The National Multiple Sclerosis Society, Mid-South Chapter, will host its annual celebration of wine and food, FallCrush, on Sunday, Oct. 18, at Green Door Gourmet’s Grand Barn in Nashville, located at 7011 River Road Pike. In addition to food from a quartet of talented Nashville chefs, wines from the Carneros region of California will be provided by Adastra Wines, Ceja Vineyards, Gloria Ferrer, Homewood Winery, Larson Family Winery, Meadowcroft Wines, Robledo Family Winery and Tin Barn Vineyards. Eric Keating, owner and winemaker at Keating Wines, which specializes in high-end Bordeaux varietal wines, will also attend the event and share his wines.
The kitchen talent comes in the form of Nashville chefs Hal Holden-Bache of Lockeland Table, Brandon Frohne of Forage South, Travis McShane of Adele’s, and pastry chef Rachel De Jong of 5th & Taylor, a team that will prepare a locally sourced dinner. The event will run form 4 to 8 p.m. with $150 tickets available at fallcrushms.com.
Proceeds will benefit more than 10,000 multiple sclerosis patients throughout the region. “This event brings together the talent of Nashville’s emerging food scene along with wonderful wines to pair with our chef’s locally sourced dinner,” says Jennifer Lee, the society's southeast regional executive VP. “It’s a wonderful way to celebrate those living with MS, and directly benefits our comprehensive menu of services and programs, as well as research to find a cure for multiple sclerosis.”
After a year of selling wines made at their sister locations in New York and Chicago, City Winery Nashville has officially begun to make its own vintages at the downtown location. The team has now completed two crushes of grapes sourced from vineyards on the West Coast, and wines are percolating in some of the seven fermentation tanks, three for white wines and four for red. The larger red wine tanks hold 5 tons of fruit, enough for about 12 barrels, so you can expect quite a bit of wine out of that system when they release these vintages after 18-24 months of oaky rest.
The white-wine tanks are smaller, and those wines don't ordinarily require as much repose as their deeper-hued cousins, so City Winery plans to release their first in-house vintages of Sauvignon Blanc and a light Pinot Rosé wine sometime around next March. In the meantime, their wine list will continue to include wines sourced from New York and Chicago where they've been making wine since 2009 and 2012 respectively.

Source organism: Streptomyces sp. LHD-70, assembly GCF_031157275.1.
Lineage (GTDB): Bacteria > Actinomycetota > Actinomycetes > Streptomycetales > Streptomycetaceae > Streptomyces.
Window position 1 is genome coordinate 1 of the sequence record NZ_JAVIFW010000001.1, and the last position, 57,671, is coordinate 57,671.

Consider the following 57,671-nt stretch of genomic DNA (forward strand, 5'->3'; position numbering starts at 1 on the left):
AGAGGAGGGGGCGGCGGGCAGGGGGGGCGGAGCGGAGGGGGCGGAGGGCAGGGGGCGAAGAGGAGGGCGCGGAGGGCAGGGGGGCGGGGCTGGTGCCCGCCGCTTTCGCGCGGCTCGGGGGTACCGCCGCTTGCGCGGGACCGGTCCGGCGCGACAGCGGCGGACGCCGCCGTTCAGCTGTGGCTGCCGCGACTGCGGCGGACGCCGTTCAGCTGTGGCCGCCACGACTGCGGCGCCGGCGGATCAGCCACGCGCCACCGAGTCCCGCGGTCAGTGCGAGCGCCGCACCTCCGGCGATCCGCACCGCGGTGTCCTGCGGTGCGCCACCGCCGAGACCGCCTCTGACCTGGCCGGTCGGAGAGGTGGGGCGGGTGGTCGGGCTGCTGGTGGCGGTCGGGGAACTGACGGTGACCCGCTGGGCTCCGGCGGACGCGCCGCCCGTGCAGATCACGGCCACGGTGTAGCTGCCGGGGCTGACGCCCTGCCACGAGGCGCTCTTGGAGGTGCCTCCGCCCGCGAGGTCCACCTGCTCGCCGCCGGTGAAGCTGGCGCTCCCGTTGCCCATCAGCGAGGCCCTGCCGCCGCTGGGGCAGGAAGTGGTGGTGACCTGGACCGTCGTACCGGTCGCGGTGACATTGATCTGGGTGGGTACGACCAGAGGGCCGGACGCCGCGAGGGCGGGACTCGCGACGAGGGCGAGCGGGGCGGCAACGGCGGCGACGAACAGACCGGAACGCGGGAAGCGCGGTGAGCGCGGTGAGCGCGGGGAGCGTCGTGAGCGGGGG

The parent company employs three representatives who oversee the vineyards where they source their grapes from, with input and monitoring from budding to harvest. The grapes are gathered at a City Winery-owned facility in Lodi, Calif., where they are sorted and shipped via refrigerated trucks to their three working wineries.
Locally, City Winery has placed Bill Anton in the position of head winemaker to oversee all operations. Anton is a former jockey who transitioned to winemaker after retiring from horse racing. He has served as cellarmaster at City Winery's other two facilities, where he worked alongside the company's head winemaker, David Lecomte. After stints as an assistant winemaker in both New York and Chicago, Anton is excited about his first opportunity to run the show here in Nashville.
Though the week’s drier humidity level and back-to-school schedule have many of us tricked into thinking of fall weather, there’s no doubt that the heat and humidity will return soon and continue well into October. However, it will be evening porch weather for quite some time, so here are some wines to think about trying. Bolder than riesling or rosé, but far from being heavy, these wines are great for late summer drinking.
The 2012 Pomino Bianco Benefizio Riserva from Marchesi de Frescobaldi is a rarity: a reserve Tuscan chardonnay. I went a long time without drinking chardonnays because the California chardonnays that are so common are too buttery and oaky for my taste. This chardonnay is fruity (apple, pear), lightly acidic and crisp (or “minerally"). It is distinctly different from the Napa chardonnays and an excellent companion for a light dinner or standalone sipping.
Another Frescobaldi wine, the Tenuta Frescobaldi Di Castiglioni is a light red blend (primarily Cabernet Sauvignon) that also has lots of fruitiness (cherry, blueberry, blackberry). This is a great wine to bring to a party or cookout because it is versatile enough to drink with a variety of different foods, particularly grilled vegetables and meats.
Another Italian red to try is the Montefalco Rosso, which is an Umbrian red blend, made primarily from Sangiovese and Sagrantino. Chris Chamberlain reviewed the 2011 Perticaia Montefalco Rosso last year. Another to try is the Scacciadiavoli Montefalco Rosso from the same year, which is a bit less expensive. It has a bit more Sagrantino than the Perticaia (and less Sangiovese), but still has a lot of dark berry fruitiness and bright acidity. It’s not quite as versatile as the Tenuta, but still a solid ligher red wine choice for most occasions.